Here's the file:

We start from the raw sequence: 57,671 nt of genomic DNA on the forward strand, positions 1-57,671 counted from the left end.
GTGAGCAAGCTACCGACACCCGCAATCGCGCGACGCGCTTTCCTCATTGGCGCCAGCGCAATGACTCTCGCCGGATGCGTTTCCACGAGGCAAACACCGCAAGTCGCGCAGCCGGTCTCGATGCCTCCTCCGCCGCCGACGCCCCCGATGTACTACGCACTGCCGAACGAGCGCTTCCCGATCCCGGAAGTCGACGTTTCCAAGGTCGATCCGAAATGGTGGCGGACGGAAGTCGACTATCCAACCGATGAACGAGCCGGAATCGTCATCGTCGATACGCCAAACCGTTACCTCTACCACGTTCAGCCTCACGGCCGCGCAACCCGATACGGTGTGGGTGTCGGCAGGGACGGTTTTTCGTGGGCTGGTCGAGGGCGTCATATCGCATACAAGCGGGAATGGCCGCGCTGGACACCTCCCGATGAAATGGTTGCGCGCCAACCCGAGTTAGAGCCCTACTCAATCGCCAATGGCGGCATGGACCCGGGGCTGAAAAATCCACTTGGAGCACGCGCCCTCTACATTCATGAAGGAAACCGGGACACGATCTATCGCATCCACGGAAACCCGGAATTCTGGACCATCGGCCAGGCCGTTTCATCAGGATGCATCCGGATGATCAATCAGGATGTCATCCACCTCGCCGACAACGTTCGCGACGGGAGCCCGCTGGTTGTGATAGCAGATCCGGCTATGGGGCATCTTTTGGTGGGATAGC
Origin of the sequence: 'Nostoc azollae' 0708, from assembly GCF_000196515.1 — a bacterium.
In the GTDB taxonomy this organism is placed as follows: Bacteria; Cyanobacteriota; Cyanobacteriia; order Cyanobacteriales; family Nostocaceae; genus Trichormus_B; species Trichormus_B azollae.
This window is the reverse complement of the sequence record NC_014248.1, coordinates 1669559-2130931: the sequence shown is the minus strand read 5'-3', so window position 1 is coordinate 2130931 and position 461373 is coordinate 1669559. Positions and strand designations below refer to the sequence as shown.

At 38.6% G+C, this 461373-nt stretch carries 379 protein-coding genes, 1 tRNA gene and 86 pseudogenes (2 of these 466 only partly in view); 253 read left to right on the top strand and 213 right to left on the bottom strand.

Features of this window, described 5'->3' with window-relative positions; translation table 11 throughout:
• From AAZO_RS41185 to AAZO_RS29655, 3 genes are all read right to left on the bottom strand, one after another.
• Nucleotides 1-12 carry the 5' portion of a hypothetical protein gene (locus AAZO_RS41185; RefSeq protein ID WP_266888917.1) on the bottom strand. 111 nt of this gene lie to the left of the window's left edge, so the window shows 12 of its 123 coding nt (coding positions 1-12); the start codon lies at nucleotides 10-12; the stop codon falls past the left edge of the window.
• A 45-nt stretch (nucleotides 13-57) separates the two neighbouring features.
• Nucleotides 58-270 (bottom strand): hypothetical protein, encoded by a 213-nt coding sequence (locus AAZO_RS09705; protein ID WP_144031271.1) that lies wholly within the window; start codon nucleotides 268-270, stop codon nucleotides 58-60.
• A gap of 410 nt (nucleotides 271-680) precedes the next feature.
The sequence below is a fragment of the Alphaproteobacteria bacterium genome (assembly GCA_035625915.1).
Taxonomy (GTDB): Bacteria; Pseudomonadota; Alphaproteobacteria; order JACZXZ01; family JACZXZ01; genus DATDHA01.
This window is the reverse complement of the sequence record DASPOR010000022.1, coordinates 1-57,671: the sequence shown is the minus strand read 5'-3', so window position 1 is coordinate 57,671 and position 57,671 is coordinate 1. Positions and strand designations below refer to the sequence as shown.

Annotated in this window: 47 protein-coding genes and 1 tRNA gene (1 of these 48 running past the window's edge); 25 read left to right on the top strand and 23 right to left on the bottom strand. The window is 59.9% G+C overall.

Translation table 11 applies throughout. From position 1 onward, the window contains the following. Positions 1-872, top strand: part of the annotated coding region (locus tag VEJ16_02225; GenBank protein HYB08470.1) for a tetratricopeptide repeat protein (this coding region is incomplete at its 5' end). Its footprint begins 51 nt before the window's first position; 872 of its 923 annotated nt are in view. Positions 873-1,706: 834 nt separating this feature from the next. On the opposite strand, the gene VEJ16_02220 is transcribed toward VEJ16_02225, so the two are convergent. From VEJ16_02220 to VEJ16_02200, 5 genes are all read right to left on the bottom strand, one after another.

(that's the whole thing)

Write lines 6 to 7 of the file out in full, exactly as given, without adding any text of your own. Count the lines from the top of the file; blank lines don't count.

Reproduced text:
At 38.6% G+C, this 461373-nt stretch carries 379 protein-coding genes, 1 tRNA gene and 86 pseudogenes (2 of these 466 only partly in view); 253 read left to right on the top strand and 213 right to left on the bottom strand.

Features of this window, described 5'->3' with window-relative positions; translation table 11 throughout: